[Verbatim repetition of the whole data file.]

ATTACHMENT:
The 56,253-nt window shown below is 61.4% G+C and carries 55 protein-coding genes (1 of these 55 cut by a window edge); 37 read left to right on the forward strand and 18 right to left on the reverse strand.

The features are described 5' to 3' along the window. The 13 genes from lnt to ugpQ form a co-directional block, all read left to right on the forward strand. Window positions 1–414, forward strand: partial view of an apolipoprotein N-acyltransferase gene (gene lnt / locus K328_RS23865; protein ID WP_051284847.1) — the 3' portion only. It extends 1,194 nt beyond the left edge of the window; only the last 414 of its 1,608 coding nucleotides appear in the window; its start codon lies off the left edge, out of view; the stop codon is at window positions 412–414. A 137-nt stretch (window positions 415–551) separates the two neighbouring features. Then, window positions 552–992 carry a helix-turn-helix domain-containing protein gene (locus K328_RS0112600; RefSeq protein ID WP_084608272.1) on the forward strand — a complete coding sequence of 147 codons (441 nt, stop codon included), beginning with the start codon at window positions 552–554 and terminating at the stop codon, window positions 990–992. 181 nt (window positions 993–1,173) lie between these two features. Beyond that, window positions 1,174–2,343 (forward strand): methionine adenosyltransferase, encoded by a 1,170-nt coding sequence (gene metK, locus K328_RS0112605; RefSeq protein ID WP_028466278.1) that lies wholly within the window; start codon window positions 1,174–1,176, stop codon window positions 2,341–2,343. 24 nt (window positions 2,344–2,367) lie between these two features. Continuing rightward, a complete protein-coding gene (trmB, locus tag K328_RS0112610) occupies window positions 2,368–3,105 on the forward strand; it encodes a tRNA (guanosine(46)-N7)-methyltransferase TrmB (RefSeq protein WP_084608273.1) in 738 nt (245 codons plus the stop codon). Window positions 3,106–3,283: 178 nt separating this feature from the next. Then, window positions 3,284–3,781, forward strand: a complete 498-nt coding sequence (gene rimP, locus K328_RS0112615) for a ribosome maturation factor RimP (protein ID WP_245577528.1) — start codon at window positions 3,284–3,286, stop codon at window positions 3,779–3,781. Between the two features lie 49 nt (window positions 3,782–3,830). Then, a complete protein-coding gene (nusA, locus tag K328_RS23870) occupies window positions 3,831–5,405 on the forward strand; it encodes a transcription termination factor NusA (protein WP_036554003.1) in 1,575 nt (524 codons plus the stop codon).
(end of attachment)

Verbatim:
The 56,253-nt window shown below is 61.4% G+C and carries 55 protein-coding genes (1 of these 55 cut by a window edge); 37 read left to right on the forward strand and 18 right to left on the reverse strand.

The features are described 5' to 3' along the window. The 13 genes from lnt to ugpQ form a co-directional block, all read left to right on the forward strand. Window positions 1–414, forward strand: partial view of an apolipoprotein N-acyltransferase gene (gene lnt / locus K328_RS23865; protein ID WP_051284847.1) — the 3' portion only. It extends 1,194 nt beyond the left edge of the window; only the last 414 of its 1,608 coding nucleotides appear in the window; its start codon lies off the left edge, out of view; the stop codon is at window positions 412–414. A 137-nt stretch (window positions 415–551) separates the two neighbouring features. Then, window positions 552–992 carry a helix-turn-helix domain-containing protein gene (locus K328_RS0112600; RefSeq protein ID WP_084608272.1) on the forward strand — a complete coding sequence of 147 codons (441 nt, stop codon included), beginning with the start codon at window positions 552–554 and terminating at the stop codon, window positions 990–992. 181 nt (window positions 993–1,173) lie between these two features. Beyond that, window positions 1,174–2,343 (forward strand): methionine adenosyltransferase, encoded by a 1,170-nt coding sequence (gene metK, locus K328_RS0112605; RefSeq protein ID WP_028466278.1) that lies wholly within the window; start codon window positions 1,174–1,176, stop codon window positions 2,341–2,343. 24 nt (window positions 2,344–2,367) lie between these two features. Continuing rightward, a complete protein-coding gene (trmB, locus tag K328_RS0112610) occupies window positions 2,368–3,105 on the forward strand; it encodes a tRNA (guanosine(46)-N7)-methyltransferase TrmB (RefSeq protein WP_084608273.1) in 738 nt (245 codons plus the stop codon). Window positions 3,106–3,283: 178 nt separating this feature from the next. Then, window positions 3,284–3,781, forward strand: a complete 498-nt coding sequence (gene rimP, locus K328_RS0112615) for a ribosome maturation factor RimP (protein ID WP_245577528.1) — start codon at window positions 3,284–3,286, stop codon at window positions 3,779–3,781. Between the two features lie 49 nt (window positions 3,782–3,830). Then, a complete protein-coding gene (nusA, locus tag K328_RS23870) occupies window positions 3,831–5,405 on the forward strand; it encodes a transcription termination factor NusA (protein WP_036554003.1) in 1,575 nt (524 codons plus the stop codon).